Immigrant and Refugee Mentoring Program
Gender: Mixed (male and female)
Topic: Social development
Number of completed Canadian outcome evaluation studies: 0
Continuum of intervention: Secondary crime prevention
The Immigrant and Refugee Mentoring Project is a partnership between the Boys and Girls Club, Big Brothers and Big Sisters of Edmonton and Area (BGCBigs), the Canadian Council for the Advancement of African Canadians (CCAAC), and the Somali Canadian Cultural Society of Edmonton (SCCSE). These partners provide familial support, mentoring and, critical hour programming through the Africa Centre for children and youth, aged five to 18 years old in Edmonton’s immigrant and refugee community. Project partners also work to enhance mentoring capacity for other cultural groups.
The main goals of the Immigrant and Refugee Mentoring project are to:
- Engage immigrant and refugee children, youth, and families, in critical hour programming, summer and recreational activities, and mentoring; and
- Provide ‘wraparound’ services for transitioning newcomer families by recruiting culturally relevant mentors who could relate to the complex challenges and help ease the family’s transition in to Canadian life and nurture positive bi-cultural identities.
The appropriate clientele for the project are immigrant and refugee African children and families without social support networks. This program targets them to provide them with mentoring, critical hour programming, and leadership skills so that they can develop a sense of identity, increase engagement in their community, and decrease their involvement in high-risk activities. The participants are composed of children aged 5-12, youth aged 13-15 and youth aged 16-18.
The core components of the Immigrant and Refugee Mentoring project include the following:
- Critical hour programming;
- Recreational activities; and
Some of the critical elements for the implementation of this program or initiative include the following:
- Organizational requirements: Programs:
- Service delivery for newcomers must take a ‘whole systems’ view; positive and negative impacts in one areas will directly impact the other areas; programing must be integrated with a systemic view in order to successfully ‘move the needle’ on priority outcomes;
- Partnering between mainstream and newcomer communities requires humility, curiosity, patience, flexibility and perseverance; both sides need to be much more flexible than they think; keeping the primary focus on meeting the needs of the children allowed both sides to persevere in dialogue and problem solving for creative solutions; and
- It is critical to keep the youth engaged; requiring collaboration across youth serving agencies to broker relationships and create synergy across programs.
- Canadian ‘normal’ business practices are unfamiliar to newcomers (written vs. oral, criminal record check and data tracking appear suspicious, etc.). There is much need for organizational and project management capacity building;
- Youth will not engage in some school recreational activities due to embarrassment that they do not know how (e.g. skating), and, therefore, can become isolated, but they will engage/learn those activities when participating with their cultural group; and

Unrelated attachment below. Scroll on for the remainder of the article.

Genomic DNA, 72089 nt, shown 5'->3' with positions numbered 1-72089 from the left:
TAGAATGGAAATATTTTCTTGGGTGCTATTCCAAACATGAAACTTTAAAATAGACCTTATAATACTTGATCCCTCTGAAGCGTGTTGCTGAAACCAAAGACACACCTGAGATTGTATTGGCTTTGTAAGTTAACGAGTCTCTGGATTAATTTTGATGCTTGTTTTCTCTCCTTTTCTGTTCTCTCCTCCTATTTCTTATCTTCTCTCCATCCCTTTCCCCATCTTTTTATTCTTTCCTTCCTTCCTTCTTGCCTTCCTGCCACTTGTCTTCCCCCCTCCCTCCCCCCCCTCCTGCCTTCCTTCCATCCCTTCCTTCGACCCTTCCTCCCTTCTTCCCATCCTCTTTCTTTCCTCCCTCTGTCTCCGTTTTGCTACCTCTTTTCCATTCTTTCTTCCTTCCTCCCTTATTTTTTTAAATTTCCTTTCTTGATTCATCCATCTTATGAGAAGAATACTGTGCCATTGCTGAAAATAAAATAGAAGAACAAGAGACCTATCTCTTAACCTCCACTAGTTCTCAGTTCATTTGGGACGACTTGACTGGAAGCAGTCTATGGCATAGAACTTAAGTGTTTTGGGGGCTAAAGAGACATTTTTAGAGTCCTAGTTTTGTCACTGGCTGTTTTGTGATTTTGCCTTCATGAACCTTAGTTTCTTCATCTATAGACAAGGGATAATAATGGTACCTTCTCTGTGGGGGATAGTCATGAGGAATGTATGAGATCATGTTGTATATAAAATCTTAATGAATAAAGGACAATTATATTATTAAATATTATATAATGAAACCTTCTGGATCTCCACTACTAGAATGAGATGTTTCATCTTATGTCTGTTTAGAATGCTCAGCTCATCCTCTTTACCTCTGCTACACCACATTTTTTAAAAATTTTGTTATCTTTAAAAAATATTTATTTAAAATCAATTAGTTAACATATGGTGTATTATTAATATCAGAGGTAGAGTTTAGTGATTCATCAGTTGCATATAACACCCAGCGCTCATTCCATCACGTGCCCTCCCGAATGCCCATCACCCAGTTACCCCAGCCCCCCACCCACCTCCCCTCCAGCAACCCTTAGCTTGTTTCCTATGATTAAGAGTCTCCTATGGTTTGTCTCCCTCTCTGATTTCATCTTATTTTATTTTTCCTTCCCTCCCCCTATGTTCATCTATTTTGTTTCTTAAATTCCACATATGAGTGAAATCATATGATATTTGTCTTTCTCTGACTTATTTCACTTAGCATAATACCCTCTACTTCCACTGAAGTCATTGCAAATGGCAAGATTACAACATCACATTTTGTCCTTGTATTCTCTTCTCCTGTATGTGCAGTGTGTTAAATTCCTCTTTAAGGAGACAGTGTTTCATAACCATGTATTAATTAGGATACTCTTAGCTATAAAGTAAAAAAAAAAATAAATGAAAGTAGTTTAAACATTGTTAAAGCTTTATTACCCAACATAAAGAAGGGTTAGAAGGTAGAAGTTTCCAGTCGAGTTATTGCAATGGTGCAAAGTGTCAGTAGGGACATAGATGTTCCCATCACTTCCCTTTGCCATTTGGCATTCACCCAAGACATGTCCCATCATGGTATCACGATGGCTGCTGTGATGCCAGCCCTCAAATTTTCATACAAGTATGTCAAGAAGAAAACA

- Systems need changing in order to incorporate new cultures; for example, public swim time is inaccessible to Muslim females.
- Partnerships: Collaboration between the Boys and Girls Club, Big Brothers and Big Sisters of Edmonton and Area, the Canadian Council for the Advancement of African Canadians (CCAAC), and the Somali Canadian Cultural Society of Edmonton (SCCSE).
- Training and technical assistance: Limited information on this topic.
- Risk assessment tools: Limited information on this topic.
- Materials & resources: Limited information on this topic.
The most recognized classification systems of evidence-based crime prevention programs have classified this program or initiative as follows:
- Blueprints for Healthy Youth Development: Not applicable.
- Crime Solutions/OJJDP Model Program Guide: Not applicable.
- SAMHSA's National Registry of Evidence-based Programs and Practices: Not applicable.
- Coalition for Evidence-Based Policy: Not applicable.
Gathering Canadian Knowledge
Canadian Implementation Sites
The Immigrant and Refugee Mentoring project was implemented in Edmonton (Alberta) from 2010 to 2013. Funding was provided through the Safe Communities Innovation Fund (SCIF), Government of Alberta.
Main Findings from Canadian Outcome Evaluation Studies
No information available.
A social return on investment (SROI) has been conducted on Immigrant and Refugee Mentoring. The findings from this study have shown the following:
- The SROI ratio calculated for the program is 3.52:1 which indicates that for every dollar invested in Immigrant and Refugee Mentoring, there is $3.52 return in social value;
- Social value created by redistribution of costs associated with mental health services for children, youth and family members; reduced demand on criminal justice system; redistribution of education system resources; and
- Increased engagement of immigrant and refugee youth in recreation, mentoring, and youth leadership creates immediate social value for society.
Alberta Community Crime Prevention Organizations. (2015). Social Return on Investment (SROI) Case Study: Immigrant and Refugee Mentoring. Recipient of Safe Communities Innovation Fund, Government of Alberta. Available from: https://open.alberta.ca/publications/safe-communities-innovation-fund-pilot-project-executive-summaries
For more information on this program, contact:
Big Brothers Big Sisters Society of Edmonton and Area
Telephone: (780) 424-8181
Record Entry Date - 2018-02-23
- Date modified: